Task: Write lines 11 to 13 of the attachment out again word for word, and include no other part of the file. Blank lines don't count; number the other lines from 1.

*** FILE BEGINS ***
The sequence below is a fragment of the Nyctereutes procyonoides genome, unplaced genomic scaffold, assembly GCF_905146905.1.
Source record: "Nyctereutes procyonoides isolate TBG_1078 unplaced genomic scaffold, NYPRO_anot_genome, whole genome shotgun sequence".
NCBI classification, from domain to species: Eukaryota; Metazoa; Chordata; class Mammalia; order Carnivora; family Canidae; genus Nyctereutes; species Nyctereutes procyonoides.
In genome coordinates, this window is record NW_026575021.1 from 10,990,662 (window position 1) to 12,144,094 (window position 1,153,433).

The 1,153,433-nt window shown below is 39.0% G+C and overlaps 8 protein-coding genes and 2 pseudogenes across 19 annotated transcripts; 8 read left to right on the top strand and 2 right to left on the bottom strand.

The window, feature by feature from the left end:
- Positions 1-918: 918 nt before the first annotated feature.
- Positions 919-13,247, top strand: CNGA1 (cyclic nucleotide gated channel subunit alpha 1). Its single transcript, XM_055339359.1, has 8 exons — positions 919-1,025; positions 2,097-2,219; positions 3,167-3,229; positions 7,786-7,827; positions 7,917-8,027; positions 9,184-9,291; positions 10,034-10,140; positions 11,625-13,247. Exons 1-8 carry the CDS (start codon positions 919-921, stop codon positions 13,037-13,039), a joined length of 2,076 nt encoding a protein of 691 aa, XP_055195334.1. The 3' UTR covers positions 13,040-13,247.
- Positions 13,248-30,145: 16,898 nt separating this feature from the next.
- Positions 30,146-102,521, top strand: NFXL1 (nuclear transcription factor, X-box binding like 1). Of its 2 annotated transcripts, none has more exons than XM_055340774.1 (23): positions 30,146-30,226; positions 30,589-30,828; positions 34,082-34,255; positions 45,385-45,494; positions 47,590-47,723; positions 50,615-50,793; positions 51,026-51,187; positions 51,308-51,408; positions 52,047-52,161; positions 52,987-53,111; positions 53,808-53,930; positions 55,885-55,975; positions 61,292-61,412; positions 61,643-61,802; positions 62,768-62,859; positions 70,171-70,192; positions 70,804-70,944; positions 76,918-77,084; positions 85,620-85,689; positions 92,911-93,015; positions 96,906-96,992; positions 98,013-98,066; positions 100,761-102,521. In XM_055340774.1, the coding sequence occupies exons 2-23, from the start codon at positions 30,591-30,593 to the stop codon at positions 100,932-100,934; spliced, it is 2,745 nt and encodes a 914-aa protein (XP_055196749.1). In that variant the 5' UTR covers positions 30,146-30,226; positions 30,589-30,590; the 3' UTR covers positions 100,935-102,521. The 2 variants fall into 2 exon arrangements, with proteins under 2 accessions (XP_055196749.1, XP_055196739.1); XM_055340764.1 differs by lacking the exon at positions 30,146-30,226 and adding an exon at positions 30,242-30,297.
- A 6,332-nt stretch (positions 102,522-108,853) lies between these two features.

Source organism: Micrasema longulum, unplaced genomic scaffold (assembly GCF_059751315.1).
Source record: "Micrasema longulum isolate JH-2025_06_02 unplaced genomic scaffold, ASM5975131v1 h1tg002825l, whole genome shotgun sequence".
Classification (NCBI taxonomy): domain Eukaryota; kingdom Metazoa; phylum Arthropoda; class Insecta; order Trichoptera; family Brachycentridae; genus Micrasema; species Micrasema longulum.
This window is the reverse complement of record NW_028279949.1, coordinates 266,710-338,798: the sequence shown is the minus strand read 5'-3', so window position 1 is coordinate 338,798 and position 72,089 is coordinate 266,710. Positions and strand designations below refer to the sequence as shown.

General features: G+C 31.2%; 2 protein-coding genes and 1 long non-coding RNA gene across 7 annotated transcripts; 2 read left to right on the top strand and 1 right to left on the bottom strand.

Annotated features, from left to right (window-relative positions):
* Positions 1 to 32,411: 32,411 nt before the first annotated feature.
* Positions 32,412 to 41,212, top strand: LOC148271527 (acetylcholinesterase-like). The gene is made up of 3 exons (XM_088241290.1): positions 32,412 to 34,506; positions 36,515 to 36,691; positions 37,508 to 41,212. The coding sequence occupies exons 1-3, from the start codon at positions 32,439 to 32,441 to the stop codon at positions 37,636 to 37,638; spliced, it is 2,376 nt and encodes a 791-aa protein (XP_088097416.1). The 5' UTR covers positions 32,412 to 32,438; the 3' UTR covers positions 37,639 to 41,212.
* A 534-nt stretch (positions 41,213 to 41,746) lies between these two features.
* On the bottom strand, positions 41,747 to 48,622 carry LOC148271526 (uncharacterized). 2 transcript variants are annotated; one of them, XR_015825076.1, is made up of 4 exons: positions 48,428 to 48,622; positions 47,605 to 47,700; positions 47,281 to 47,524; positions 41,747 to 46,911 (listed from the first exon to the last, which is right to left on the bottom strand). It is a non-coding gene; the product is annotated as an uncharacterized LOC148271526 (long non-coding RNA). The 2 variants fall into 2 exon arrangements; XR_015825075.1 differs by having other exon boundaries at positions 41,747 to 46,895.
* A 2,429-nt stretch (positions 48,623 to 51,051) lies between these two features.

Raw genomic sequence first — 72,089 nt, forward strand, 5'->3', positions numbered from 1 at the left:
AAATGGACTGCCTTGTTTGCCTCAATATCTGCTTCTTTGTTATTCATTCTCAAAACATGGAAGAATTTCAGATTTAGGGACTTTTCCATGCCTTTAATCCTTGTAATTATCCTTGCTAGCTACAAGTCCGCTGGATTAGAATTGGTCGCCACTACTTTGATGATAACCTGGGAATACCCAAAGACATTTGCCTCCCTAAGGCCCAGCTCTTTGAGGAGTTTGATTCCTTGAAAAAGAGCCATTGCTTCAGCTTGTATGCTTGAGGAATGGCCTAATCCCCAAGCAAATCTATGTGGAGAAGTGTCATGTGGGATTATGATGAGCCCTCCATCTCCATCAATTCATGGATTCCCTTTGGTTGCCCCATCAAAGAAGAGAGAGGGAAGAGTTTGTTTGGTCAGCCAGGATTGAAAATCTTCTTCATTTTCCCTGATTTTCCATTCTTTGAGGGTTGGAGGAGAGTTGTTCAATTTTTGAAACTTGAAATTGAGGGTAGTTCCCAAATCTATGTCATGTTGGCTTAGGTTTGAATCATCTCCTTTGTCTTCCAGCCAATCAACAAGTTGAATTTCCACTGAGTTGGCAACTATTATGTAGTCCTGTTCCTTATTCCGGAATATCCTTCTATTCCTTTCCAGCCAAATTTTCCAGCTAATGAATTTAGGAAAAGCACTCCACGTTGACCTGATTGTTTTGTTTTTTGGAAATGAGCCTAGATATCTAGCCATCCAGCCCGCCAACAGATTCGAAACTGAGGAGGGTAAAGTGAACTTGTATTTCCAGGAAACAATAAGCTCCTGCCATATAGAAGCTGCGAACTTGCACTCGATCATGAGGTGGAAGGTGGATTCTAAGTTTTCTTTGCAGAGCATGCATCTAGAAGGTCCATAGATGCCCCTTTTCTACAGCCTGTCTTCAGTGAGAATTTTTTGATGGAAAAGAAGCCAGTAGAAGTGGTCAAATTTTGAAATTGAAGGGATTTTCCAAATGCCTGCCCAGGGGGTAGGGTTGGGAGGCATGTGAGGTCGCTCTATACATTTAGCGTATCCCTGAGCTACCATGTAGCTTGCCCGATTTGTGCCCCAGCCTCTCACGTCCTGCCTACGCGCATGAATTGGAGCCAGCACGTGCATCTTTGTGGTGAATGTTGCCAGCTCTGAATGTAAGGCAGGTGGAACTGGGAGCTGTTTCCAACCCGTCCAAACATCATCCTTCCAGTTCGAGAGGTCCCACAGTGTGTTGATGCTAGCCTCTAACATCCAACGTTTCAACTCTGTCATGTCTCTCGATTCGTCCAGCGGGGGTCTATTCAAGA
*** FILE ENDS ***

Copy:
- A 6,332-nt stretch (positions 102,522-108,853) lies between these two features.

Source organism: Micrasema longulum, unplaced genomic scaffold (assembly GCF_059751315.1).
Source record: "Micrasema longulum isolate JH-2025_06_02 unplaced genomic scaffold, ASM5975131v1 h1tg002825l, whole genome shotgun sequence".